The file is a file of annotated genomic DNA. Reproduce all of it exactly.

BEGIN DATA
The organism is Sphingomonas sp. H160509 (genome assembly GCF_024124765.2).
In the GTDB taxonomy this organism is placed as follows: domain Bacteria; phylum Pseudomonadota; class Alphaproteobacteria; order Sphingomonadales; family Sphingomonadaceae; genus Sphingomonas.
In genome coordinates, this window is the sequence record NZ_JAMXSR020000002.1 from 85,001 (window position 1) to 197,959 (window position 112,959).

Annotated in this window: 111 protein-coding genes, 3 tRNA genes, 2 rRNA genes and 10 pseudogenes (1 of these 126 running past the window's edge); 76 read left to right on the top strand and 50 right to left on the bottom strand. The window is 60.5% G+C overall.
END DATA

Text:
The organism is Sphingomonas sp. H160509 (genome assembly GCF_024124765.2).
In the GTDB taxonomy this organism is placed as follows: domain Bacteria; phylum Pseudomonadota; class Alphaproteobacteria; order Sphingomonadales; family Sphingomonadaceae; genus Sphingomonas.
In genome coordinates, this window is the sequence record NZ_JAMXSR020000002.1 from 85,001 (window position 1) to 197,959 (window position 112,959).

Annotated in this window: 111 protein-coding genes, 3 tRNA genes, 2 rRNA genes and 10 pseudogenes (1 of these 126 running past the window's edge); 76 read left to right on the top strand and 50 right to left on the bottom strand. The window is 60.5% G+C overall.